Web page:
Etymology
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tear (v.2)

early 15c., "shed tears," 1650s, "fill with tears" mainly in American English, from tear (n.1). Related: Teared; tearing. Old English verb tæherian, tearian "to weep" did not survive into Middle English.

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tear (n.2)

"act of ripping or rending," 1660s, from tear (v.1). Old English had ter (n.) "tearing, laceration, thing torn."

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tear (n.1)

"fluid drop from the eye," Old English tear "tear, drop, nectar, what is distilled in drops," from earlier teahor, tæhher, from Proto-Germanic *tahr-, *tagr- (source also of Old Norse, Old Frisian tar, Old High German zahar, German Zähre, Gothic tagr "tear"), from PIE *dakru- (source also of Latin lacrima, Old Latin dacrima, Irish der, Welsh deigr, Greek dakryma).

To be in tears "weeping" is from 1550s. Tear gas is so called by 1917.

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tear (v.1)

"pull apart," Old English teran "to tear, lacerate" (class IV strong verb; past tense tær, past participle toren), from Proto-Germanic *teran (source also of Old Saxon terian, Middle Dutch teren "to consume," Old High German zeran "to destroy," German zehren, Gothic ga-tairan "to tear, destroy"), from PIE root *der- "to split, flay, peel."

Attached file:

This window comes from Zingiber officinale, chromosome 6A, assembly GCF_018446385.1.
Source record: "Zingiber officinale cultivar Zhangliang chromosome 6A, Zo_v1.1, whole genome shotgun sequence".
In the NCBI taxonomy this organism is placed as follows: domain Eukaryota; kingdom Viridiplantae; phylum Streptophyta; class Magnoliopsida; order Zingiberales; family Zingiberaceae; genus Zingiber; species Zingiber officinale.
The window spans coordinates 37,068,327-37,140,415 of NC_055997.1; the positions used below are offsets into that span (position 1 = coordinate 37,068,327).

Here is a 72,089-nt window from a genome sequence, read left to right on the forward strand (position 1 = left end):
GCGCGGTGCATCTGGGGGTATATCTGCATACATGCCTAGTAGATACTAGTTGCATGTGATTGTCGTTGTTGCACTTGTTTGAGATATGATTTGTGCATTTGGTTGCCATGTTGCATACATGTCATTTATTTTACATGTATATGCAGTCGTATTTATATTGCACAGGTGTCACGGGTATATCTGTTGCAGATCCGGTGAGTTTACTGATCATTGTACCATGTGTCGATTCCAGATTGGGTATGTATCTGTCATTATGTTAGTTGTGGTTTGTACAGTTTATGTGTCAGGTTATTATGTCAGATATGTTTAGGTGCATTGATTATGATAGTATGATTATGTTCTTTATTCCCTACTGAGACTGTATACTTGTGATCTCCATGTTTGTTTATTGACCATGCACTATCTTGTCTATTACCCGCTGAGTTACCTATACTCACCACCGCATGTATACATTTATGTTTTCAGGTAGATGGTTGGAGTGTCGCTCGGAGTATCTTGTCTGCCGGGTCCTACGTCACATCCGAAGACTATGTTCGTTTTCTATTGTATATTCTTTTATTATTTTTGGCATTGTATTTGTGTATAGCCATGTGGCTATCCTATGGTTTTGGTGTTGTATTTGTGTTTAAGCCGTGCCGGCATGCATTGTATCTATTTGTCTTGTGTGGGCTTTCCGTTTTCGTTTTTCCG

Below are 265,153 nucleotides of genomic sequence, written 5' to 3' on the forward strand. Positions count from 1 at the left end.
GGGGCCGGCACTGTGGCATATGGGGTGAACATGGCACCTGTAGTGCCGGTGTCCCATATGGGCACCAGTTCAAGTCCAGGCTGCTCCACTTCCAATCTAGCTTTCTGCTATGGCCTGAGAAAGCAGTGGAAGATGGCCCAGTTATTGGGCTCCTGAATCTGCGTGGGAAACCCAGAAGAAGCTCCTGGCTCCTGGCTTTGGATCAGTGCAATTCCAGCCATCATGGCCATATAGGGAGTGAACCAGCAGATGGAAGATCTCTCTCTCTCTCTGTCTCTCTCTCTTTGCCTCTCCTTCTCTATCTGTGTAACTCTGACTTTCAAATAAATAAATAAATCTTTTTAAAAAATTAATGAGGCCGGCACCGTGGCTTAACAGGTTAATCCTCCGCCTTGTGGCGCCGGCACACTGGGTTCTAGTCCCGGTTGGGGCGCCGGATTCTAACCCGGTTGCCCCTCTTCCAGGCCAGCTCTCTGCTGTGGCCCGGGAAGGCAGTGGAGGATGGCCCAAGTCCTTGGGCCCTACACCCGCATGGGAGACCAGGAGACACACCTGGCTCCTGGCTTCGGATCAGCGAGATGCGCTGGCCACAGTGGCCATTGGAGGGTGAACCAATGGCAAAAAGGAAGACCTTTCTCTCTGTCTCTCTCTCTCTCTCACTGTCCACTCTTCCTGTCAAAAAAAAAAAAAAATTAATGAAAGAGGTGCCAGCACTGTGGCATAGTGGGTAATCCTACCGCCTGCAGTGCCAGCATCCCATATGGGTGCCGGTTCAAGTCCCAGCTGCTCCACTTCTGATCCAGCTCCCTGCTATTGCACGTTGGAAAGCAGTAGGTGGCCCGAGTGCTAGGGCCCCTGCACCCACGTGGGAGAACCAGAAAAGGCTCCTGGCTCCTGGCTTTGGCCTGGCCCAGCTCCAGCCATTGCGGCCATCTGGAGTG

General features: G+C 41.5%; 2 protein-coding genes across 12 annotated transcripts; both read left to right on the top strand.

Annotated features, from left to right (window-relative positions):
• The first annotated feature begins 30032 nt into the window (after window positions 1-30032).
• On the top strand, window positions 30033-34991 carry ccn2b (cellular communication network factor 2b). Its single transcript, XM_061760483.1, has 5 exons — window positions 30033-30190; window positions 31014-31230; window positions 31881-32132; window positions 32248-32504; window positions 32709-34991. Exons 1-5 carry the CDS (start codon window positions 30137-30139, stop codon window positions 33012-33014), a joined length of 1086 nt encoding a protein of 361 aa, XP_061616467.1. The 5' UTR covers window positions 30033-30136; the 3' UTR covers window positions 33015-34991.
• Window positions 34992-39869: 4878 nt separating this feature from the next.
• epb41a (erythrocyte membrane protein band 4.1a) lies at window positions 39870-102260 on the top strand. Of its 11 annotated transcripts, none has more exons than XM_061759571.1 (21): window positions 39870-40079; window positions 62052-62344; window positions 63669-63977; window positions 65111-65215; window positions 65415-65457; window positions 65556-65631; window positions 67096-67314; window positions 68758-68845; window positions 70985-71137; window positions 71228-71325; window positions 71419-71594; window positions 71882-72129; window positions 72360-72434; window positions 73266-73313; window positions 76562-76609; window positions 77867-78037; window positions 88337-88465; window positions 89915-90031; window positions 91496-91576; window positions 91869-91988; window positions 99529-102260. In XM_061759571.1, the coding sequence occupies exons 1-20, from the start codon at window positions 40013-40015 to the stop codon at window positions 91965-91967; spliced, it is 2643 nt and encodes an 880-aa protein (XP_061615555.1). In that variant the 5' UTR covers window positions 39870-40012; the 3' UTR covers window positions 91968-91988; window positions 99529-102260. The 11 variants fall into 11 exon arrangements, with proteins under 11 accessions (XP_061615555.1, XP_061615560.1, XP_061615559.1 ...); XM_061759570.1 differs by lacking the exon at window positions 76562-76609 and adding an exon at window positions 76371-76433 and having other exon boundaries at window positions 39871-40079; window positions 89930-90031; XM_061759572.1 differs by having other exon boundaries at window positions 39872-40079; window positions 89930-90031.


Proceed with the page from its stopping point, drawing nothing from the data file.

The Old English past tense survived long enough to get into Bible translations as tare before giving place 17c. to tore, which is from the old past participle toren. Sense of "to pull by force" (away from some situation or attachment) is attested from late 13c. To be torn between two alternatives (desires, loyalties, lovers, etc.) is by 1871.

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tear-drop (n.)

also teardrop, 1799, from tear (n.1) + drop (n.).

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tear-jerker (n.)

1911, in reference to newspaper stories about tragic situations, on model of soda-jerker and perhaps especially beer-jerker, from tear (n.1) + jerk (v.).

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torn 

past participle of tear (v.); from Old English getoren.

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tearful (adj.)

1580s, from tear (n.1) + -ful. Related: Tearfully; tearfulness.

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teary (adj.)

Old English tearig; see tear (n.1) + -y (2). Related: Tearily; teariness.

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lachrymose (adj.)

also lacrymose, 1660s, "tear-like," from Latin lacrimosus "tearful, sorrowful, weeping," also "causing tears, lamentable," from lacrima, lacryma "a tear," a dialect-altered borrowing of Greek dakryma "a tear," from dakryein "to shed tears, weep, lament with tears," from dakry "a tear" (from PIE *dakru- "tear;" see tear (n.1)). Meaning "given to tears, tearful" is first attested 1727; meaning "of a mournful character" is from 1822. Related: Lachrymosely.

The -d- to -l- alteration in Latin is the so-called "Sabine -L-"; compare Latin olere "smell," from root of odor, and Ulixes, the Latin form of Greek Odysseus. The Medieval Latin practice of writing -ch- for -c- before Latin -r- also altered anchor, pulchritude, sepulchre. The -y- is pedantic, from the former belief that the word was pure Greek. Earlier in the same sense was lachrymental (1620s). Middle English had lacrymable "tearful" (mid-15c.).

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